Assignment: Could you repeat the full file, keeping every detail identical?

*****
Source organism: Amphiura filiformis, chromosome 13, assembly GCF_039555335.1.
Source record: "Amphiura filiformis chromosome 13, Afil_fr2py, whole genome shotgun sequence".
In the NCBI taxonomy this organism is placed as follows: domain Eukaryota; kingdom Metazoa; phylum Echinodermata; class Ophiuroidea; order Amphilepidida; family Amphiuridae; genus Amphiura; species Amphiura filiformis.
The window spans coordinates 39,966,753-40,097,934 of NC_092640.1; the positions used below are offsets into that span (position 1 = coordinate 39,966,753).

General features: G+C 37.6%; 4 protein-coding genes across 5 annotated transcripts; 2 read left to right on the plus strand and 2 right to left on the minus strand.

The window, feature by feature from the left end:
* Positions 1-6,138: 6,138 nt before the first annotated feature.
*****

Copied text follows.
Source organism: Amphiura filiformis, chromosome 13, assembly GCF_039555335.1.
Source record: "Amphiura filiformis chromosome 13, Afil_fr2py, whole genome shotgun sequence".
In the NCBI taxonomy this organism is placed as follows: domain Eukaryota; kingdom Metazoa; phylum Echinodermata; class Ophiuroidea; order Amphilepidida; family Amphiuridae; genus Amphiura; species Amphiura filiformis.
The window spans coordinates 39,966,753-40,097,934 of NC_092640.1; the positions used below are offsets into that span (position 1 = coordinate 39,966,753).

General features: G+C 37.6%; 4 protein-coding genes across 5 annotated transcripts; 2 read left to right on the plus strand and 2 right to left on the minus strand.

The window, feature by feature from the left end:
* Positions 1-6,138: 6,138 nt before the first annotated feature.